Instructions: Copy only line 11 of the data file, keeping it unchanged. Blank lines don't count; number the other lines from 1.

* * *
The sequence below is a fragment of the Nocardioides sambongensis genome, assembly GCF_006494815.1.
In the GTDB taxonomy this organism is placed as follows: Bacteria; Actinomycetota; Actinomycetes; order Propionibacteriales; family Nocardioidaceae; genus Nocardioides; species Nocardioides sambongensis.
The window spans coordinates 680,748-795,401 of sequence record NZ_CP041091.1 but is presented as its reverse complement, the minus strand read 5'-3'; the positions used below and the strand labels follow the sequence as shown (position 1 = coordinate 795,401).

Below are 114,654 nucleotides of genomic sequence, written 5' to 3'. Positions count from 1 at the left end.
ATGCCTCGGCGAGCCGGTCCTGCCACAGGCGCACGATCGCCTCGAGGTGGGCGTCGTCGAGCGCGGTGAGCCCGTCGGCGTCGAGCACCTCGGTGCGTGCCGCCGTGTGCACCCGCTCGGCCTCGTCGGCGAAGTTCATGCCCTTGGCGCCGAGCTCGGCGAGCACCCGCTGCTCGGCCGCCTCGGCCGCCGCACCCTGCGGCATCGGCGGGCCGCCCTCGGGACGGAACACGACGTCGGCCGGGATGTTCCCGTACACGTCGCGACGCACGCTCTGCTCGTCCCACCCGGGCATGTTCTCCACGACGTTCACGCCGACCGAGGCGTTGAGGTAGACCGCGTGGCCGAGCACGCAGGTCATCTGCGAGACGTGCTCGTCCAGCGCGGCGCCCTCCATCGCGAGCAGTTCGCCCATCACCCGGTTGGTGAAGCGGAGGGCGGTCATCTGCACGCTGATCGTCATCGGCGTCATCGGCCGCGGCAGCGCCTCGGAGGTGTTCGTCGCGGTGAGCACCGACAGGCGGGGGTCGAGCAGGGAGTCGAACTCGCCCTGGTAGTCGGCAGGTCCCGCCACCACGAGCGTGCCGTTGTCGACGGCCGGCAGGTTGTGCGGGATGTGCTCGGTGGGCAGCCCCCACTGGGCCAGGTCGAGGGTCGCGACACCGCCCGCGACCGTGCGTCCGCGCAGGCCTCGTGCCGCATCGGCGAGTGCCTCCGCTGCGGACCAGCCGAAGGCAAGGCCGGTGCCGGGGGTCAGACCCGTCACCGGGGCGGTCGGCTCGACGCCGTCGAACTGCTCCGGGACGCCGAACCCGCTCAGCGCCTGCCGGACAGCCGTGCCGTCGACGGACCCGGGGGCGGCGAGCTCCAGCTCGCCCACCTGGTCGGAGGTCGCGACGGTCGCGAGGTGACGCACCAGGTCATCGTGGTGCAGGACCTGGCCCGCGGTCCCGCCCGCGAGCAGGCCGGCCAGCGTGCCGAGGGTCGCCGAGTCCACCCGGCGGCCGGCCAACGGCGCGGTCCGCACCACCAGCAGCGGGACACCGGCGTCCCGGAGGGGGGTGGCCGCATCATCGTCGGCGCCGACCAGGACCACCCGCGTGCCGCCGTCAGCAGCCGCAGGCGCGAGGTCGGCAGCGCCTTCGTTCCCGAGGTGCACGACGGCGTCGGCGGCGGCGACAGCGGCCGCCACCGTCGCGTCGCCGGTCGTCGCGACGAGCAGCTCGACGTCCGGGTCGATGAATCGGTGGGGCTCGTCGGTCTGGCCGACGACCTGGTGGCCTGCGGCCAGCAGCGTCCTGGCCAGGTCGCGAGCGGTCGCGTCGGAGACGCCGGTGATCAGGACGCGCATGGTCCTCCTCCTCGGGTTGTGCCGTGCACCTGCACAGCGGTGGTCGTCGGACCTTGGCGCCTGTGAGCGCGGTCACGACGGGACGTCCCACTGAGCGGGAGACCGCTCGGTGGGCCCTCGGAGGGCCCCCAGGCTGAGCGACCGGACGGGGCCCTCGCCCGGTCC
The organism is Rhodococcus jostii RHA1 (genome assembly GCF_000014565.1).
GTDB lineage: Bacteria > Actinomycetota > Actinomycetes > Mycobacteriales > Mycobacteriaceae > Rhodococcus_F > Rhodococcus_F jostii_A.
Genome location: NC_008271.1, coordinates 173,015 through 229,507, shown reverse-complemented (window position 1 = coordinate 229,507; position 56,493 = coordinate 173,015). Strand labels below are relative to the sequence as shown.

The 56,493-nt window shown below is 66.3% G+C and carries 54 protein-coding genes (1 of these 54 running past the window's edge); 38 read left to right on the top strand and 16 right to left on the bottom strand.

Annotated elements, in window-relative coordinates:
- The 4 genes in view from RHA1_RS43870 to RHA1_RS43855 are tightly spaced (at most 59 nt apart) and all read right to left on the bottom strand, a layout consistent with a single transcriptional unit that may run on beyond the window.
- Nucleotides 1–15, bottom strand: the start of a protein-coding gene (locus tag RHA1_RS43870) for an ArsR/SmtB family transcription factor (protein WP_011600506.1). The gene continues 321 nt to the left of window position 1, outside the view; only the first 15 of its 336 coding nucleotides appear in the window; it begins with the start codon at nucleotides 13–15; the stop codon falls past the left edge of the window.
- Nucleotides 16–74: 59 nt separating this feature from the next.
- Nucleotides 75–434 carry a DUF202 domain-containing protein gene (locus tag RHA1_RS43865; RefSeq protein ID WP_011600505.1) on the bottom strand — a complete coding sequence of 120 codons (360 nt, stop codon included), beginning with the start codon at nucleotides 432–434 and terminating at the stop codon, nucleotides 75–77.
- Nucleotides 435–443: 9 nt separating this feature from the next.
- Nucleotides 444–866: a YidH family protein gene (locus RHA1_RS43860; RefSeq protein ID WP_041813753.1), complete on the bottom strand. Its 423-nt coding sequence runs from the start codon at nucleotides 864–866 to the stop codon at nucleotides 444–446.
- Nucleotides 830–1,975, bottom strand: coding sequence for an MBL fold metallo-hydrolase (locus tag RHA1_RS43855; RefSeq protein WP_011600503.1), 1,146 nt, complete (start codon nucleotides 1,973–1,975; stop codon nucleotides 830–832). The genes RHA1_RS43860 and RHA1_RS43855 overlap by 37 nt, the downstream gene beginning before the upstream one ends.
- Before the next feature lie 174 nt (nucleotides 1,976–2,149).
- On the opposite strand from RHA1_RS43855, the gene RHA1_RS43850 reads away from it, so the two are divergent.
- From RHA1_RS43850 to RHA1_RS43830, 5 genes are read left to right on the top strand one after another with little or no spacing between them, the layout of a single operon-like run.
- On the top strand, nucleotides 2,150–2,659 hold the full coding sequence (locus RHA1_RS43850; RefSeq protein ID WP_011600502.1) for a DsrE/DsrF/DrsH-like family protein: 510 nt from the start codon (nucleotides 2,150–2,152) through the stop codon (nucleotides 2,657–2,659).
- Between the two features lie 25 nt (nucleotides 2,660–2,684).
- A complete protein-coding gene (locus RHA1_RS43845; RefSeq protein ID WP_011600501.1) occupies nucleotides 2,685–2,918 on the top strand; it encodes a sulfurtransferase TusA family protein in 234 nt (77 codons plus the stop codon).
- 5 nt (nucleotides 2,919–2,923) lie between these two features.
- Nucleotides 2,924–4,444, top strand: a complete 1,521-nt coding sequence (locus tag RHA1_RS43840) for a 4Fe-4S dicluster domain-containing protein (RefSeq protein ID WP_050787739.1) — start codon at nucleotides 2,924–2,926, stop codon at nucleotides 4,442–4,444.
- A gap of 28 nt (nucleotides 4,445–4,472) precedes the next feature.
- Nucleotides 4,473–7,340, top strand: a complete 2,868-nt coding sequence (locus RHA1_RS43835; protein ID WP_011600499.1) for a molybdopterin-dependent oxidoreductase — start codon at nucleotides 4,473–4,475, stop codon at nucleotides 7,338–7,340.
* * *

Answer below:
- The 4 genes in view from RHA1_RS43870 to RHA1_RS43855 are tightly spaced (at most 59 nt apart) and all read right to left on the bottom strand, a layout consistent with a single transcriptional unit that may run on beyond the window.